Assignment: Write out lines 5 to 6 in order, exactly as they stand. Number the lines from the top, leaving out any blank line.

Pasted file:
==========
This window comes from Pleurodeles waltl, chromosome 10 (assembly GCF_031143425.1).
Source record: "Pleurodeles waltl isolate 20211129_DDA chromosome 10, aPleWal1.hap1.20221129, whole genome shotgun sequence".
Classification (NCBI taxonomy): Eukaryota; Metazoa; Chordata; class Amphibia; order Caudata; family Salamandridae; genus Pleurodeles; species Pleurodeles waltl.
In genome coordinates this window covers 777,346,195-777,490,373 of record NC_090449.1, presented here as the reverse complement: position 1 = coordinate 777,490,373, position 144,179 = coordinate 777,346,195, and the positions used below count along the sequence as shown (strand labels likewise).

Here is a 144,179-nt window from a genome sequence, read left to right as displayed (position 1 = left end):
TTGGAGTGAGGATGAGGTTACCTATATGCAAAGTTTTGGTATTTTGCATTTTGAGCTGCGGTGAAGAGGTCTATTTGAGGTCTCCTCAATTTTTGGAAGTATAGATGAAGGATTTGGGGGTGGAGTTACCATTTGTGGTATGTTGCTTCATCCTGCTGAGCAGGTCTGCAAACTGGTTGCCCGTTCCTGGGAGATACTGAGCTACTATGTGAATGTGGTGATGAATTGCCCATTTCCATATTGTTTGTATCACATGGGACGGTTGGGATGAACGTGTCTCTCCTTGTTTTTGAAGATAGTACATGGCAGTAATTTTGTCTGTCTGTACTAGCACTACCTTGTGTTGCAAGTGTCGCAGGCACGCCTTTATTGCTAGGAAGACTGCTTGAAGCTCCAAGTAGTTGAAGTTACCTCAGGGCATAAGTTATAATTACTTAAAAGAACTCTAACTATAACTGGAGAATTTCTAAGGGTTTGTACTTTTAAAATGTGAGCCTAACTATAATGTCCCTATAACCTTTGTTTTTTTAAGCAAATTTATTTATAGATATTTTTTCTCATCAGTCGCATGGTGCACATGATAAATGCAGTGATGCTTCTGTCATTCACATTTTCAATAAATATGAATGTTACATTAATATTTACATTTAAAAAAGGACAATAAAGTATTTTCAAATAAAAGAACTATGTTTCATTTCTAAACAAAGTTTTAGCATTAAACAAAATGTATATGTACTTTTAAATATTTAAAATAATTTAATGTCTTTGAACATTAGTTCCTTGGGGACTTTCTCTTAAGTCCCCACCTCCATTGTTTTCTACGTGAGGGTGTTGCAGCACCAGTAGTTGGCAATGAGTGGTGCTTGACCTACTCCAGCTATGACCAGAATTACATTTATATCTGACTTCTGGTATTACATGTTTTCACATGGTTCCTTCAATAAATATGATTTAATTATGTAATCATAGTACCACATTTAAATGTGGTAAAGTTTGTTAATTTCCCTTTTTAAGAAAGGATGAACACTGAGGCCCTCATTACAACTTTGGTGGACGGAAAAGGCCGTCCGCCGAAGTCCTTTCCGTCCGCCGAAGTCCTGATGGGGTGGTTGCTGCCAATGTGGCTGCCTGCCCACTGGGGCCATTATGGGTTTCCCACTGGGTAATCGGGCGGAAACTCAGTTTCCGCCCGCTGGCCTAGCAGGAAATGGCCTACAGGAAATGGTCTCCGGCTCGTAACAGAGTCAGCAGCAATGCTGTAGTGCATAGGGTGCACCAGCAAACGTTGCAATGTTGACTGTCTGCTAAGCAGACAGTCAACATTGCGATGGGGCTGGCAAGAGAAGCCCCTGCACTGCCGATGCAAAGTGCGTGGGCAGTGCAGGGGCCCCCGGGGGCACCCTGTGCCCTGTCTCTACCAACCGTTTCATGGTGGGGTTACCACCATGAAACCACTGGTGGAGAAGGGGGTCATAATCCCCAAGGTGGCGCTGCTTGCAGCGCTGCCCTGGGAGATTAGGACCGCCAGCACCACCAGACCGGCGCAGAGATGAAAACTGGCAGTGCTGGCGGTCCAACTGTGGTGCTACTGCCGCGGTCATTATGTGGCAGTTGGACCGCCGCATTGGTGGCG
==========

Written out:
Here is a 144,179-nt window from a genome sequence, read left to right as displayed (position 1 = left end):
TTGGAGTGAGGATGAGGTTACCTATATGCAAAGTTTTGGTATTTTGCATTTTGAGCTGCGGTGAAGAGGTCTATTTGAGGTCTCCTCAATTTTTGGAAGTATAGATGAAGGATTTGGGGGTGGAGTTACCATTTGTGGTATGTTGCTTCATCCTGCTGAGCAGGTCTGCAAACTGGTTGCCCGTTCCTGGGAGATACTGAGCTACTATGTGAATGTGGTGATGAATTGCCCATTTCCATATTGTTTGTATCACATGGGACGGTTGGGATGAACGTGTCTCTCCTTGTTTTTGAAGATAGTACATGGCAGTAATTTTGTCTGTCTGTACTAGCACTACCTTGTGTTGCAAGTGTCGCAGGCACGCCTTTATTGCTAGGAAGACTGCTTGAAGCTCCAAGTAGTTGAAGTTACCTCAGGGCATAAGTTATAATTACTTAAAAGAACTCTAACTATAACTGGAGAATTTCTAAGGGTTTGTACTTTTAAAATGTGAGCCTAACTATAATGTCCCTATAACCTTTGTTTTTTTAAGCAAATTTATTTATAGATATTTTTTCTCATCAGTCGCATGGTGCACATGATAAATGCAGTGATGCTTCTGTCATTCACATTTTCAATAAATATGAATGTTACATTAATATTTACATTTAAAAAAGGACAATAAAGTATTTTCAAATAAAAGAACTATGTTTCATTTCTAAACAAAGTTTTAGCATTAAACAAAATGTATATGTACTTTTAAATATTTAAAATAATTTAATGTCTTTGAACATTAGTTCCTTGGGGACTTTCTCTTAAGTCCCCACCTCCATTGTTTTCTACGTGAGGGTGTTGCAGCACCAGTAGTTGGCAATGAGTGGTGCTTGACCTACTCCAGCTATGACCAGAATTACATTTATATCTGACTTCTGGTATTACATGTTTTCACATGGTTCCTTCAATAAATATGATTTAATTATGTAATCATAGTACCACATTTAAATGTGGTAAAGTTTGTTAATTTCCCTTTTTAAGAAAGGATGAACACTGAGGCCCTCATTACAACTTTGGTGGACGGAAAAGGCCGTCCGCCGAAGTCCTTTCCGTCCGCCGAAGTCCTGATGGGGTGGTTGCTGCCAATGTGGCTGCCTGCCCACTGGGGCCATTATGGGTTTCCCACTGGGTAATCGGGCGGAAACTCAGTTTCCGCCCGCTGGCCTAGCAGGAAATGGCCTACAGGAAATGGTCTCCGGCTCGTAACAGAGTCAGCAGCAATGCTGTAGTGCATAGGGTGCACCAGCAAACGTTGCAATGTTGACTGTCTGCTAAGCAGACAGTCAACATTGCGATGGGGCTGGCAAGAGAAGCCCCTGCACTGCCGATGCAAAGTGCGTGGGCAGTGCAGGGGCCCCCGGGGGCACCCTGTGCCCTGTCTCTACCAACCGTTTCATGGTGGGGTTACCACCATGAAACCACTGGTGGAGAAGGGGGTCATAATCCCCAAGGTGGCGCTGCTTGCAGCGCTGCCCTGGGAGATTAGGACCGCCAGCACCACCAGACCGGCGCAGAGATGAAAACTGGCAGTGCTGGCGGTCCAACTGTGGTGCTACTGCCGCGGTCATTATGTGGCAGTTGGACCGCCGCATTGGTGGCG